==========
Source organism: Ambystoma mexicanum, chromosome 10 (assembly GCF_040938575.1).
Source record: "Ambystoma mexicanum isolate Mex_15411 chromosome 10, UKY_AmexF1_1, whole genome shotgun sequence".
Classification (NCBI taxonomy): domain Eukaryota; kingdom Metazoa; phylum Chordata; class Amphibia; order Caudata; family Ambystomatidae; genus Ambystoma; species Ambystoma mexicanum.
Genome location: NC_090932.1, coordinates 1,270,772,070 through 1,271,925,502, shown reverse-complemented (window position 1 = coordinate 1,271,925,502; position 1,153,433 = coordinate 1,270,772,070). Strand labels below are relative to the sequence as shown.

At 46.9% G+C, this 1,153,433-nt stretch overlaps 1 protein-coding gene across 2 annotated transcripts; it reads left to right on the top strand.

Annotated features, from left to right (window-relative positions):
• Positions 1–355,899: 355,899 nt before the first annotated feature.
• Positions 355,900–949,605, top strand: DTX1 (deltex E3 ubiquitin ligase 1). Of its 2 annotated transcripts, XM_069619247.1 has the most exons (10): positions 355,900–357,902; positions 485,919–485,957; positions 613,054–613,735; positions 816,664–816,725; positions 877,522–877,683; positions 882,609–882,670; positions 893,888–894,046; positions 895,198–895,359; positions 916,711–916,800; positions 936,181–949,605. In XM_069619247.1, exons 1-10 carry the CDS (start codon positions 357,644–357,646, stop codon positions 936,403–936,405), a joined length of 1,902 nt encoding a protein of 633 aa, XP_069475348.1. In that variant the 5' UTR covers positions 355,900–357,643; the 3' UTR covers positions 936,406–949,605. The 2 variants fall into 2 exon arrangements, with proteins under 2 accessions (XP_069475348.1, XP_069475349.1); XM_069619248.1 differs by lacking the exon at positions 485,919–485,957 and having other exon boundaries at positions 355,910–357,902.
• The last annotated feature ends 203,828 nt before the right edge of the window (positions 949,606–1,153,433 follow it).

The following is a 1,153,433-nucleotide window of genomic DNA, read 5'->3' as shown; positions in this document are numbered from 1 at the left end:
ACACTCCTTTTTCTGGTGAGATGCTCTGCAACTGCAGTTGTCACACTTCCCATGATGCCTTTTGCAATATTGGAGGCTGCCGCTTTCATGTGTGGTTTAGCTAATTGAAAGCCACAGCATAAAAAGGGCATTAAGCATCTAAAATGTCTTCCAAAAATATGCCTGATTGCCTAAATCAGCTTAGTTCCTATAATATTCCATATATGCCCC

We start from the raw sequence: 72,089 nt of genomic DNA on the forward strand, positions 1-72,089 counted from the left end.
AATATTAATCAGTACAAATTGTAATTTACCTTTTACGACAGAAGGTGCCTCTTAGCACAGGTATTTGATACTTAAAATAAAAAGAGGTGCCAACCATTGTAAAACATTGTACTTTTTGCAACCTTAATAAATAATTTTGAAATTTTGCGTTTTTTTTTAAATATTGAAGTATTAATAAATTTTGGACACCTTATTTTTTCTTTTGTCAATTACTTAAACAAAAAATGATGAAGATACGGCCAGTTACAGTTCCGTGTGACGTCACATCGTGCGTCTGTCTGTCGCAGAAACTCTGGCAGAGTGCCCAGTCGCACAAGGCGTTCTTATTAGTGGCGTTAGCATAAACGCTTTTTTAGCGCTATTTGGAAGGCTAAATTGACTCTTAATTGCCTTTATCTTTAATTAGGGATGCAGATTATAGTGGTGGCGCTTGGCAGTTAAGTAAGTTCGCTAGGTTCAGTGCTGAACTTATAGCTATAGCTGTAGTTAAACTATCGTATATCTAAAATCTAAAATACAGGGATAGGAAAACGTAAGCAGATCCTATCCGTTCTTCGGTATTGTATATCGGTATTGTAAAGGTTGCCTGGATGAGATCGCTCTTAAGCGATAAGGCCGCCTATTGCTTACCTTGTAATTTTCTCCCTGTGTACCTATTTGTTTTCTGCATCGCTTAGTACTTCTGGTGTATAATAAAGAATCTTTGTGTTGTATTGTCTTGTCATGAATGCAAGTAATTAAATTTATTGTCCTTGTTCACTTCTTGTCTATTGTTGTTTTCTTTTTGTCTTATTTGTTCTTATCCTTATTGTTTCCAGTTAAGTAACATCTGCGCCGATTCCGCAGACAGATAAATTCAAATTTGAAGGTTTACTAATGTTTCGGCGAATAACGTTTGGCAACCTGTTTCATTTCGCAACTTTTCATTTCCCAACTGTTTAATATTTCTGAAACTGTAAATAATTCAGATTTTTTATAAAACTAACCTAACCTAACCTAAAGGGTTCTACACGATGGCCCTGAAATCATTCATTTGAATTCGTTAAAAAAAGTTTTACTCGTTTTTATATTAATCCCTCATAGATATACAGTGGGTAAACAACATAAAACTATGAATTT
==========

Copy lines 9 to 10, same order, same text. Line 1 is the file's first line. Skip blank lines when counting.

• The last annotated feature ends 203,828 nt before the right edge of the window (positions 949,606–1,153,433 follow it).

The following is a 1,153,433-nucleotide window of genomic DNA, read 5'->3' as shown; positions in this document are numbered from 1 at the left end: